So much like life, and so much to say about this time of cleansing and renewal. 

 

What can you let go of?  What is not serving you anymore and why are you holding onto it?

Who  and what needs to be in your life?

Is it really that serious or should you be floating instead of trying so hard to use your pole to push against the current?

Where is your cleansing and your freshness of the soul?  What are you doing spiritually to support yourself as you go “farther up and farther in”? 

 

Here is to a fresh vision, a new hope, a cleansing and renewing, a new chance for meaning,

Many blessings,
Carrie

Sunday Books: Completing The Circle

 

Back to Sunday Books!  We are in the homestretch of this book, and I am looking forward already to our next book….I just love summer reading, don’t you?

 

This chapter is entitled, “Paradise Lost:  The Nine Year Change.”  I know this chapter will be of interest to many of you out there who have children verging on this developmental stage!

 

In this chapter, Poplawski writes about how Billy Collins, a Poet Laureate of the United States, poignantly captures the essence of this age in a poem called “On Turning Ten”:
The whole idea makes me feel
like I’m coming down with something,
something worse than any stomach ache
or the headaches I get from reading in bad light—
a kind of measles of the spirit,
a mumps of the psyche,
a disfiguring chicken pox of the soul.
You tell me it is too early to be looking back,
but that is because you have forgotten
the perfect simplicity of being one
and the beautiful complexity introduced by two.
But I can lie on my bed and remember every digit.
At four I was an Arabian wizard.
I could make myself invisible
by drinking a glass of milk a certain way.
At seven I was a soldier, at nine a prince.
But now I am mostly at the window
watching the late afternoon light.
Back then it never fell so solemnly
against the side of my tree house,
and my bicycle never leaned against the garage
as it does today,
all the dark blue speed drained out of it.
This is the beginning of sadness, I say to myself,
as I walk through the universe in my sneakers.
It is time to say good-bye to my imaginary friends,
time to turn the first big number.
It seems only yesterday I used to believe
there was nothing under my skin but light.
If you cut me I would shine.
But now when I fall upon the sidewalks of life,
I skin my knees. I bleed.

 

Poplawski traces the stages of development that come around age two, age nine and age sixteen.  The nine year old is standing alone in a sense and realizing their separateness from their parents and the world for the first time.  Waldorf Schools address this stage by working with the very rich stories of the Hebrew people as found in the Old Testament.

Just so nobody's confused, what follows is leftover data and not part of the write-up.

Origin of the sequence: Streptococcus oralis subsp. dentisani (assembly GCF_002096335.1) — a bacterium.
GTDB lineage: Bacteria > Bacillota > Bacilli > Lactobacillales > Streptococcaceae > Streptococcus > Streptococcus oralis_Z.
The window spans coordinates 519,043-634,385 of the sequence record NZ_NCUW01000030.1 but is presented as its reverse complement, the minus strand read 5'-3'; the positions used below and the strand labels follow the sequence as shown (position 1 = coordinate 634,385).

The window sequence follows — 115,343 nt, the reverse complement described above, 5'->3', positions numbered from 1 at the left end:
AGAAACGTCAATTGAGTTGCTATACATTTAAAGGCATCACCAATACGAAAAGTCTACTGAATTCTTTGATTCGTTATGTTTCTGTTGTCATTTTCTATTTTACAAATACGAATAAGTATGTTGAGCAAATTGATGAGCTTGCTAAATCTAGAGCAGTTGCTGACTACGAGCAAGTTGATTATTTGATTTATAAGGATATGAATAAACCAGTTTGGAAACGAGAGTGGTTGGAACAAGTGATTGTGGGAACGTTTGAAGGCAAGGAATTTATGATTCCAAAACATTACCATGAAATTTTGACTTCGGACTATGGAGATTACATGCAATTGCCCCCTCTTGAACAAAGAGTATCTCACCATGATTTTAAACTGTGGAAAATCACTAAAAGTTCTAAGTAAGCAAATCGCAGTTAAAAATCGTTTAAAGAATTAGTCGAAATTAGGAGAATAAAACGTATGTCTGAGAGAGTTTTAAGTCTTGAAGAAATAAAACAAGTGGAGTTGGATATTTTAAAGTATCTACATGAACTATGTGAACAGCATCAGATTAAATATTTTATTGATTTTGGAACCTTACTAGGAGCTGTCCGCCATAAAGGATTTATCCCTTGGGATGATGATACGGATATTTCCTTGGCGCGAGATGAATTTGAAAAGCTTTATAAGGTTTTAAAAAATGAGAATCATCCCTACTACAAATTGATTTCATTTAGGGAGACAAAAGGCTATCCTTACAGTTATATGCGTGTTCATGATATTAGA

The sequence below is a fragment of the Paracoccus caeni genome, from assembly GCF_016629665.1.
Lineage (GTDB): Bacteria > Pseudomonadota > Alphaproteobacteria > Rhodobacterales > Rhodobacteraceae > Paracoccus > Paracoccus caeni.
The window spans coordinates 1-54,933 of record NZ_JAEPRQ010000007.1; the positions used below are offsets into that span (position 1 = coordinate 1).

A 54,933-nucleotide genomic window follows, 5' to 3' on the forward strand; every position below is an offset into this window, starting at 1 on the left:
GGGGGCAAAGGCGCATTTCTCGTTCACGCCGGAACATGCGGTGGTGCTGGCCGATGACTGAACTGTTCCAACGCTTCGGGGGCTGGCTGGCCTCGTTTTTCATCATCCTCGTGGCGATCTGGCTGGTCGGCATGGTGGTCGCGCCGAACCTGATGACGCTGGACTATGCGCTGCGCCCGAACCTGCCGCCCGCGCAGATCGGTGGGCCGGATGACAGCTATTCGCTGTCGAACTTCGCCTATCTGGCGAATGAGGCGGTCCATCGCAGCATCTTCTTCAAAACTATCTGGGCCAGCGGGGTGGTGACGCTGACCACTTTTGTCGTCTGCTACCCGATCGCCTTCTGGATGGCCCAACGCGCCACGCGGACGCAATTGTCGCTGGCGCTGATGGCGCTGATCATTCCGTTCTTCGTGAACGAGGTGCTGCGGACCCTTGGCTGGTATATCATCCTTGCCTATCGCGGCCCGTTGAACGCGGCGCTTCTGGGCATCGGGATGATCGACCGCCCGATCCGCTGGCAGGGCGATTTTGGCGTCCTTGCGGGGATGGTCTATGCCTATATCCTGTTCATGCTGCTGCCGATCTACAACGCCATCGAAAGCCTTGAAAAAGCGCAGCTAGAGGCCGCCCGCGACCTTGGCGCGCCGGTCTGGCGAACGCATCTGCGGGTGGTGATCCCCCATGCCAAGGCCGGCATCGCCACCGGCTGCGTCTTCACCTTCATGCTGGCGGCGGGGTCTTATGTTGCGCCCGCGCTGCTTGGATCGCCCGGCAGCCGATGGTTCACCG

Poplawski points out other challenges many nine year olds face – their early learning abilities often become challenged and the child has to try to memorize things for the first time, the child emotionally withdraws, the child needs time and space and privacy.  Children this age can feel stressed and anxious over chores, activities, homework.  Parents can help by limiting their child’s activities and making sure there is ample time to dream and just be. 

 

Poplawski writes about the importance of the parental role:

The nine-year-old child is yearning for autonomy, but parental warmth,
affection, and support continue to be important. Though the child can be irritable
and seems to want to push away, he still needs hugs and comforting from the
adults around him. A nine-year-old will sometimes hover near a parent wanting
and waiting for a reassuring hug, but hesitant to ask for it. A child will sometimes
be more prickly and hyper-sensitive with one parent more than the other, this
being affected by the respective temperaments of child and parents. Sometimes
one parent needs to step back and let the other be more involved with the child.
Many children have some psychosomatic symptoms around this time. Heart
palpitations, breathing problems and headaches are not unusual. Nine-year-olds
tend to be worriers and some physical symptoms may be related to that. Nightmares
—dreams of being chased or being bitten by a snake or even of being murdered—
are common and no reason for great concern. Dreams of storms and runaway
fires are also frequent.

For the nine-year-old, suddenly cut off from the world, forced to stand on her own, and beset perhaps by physical problems, anxiety is a dominant emotion.
Hence, the child depends on the structure and guidance that watchful adults can give to provide stability and a sense of security. The child needs the solid authority of teachers and a firm parental presence. Otherwise she will be overwhelmed by a sense of insecurity.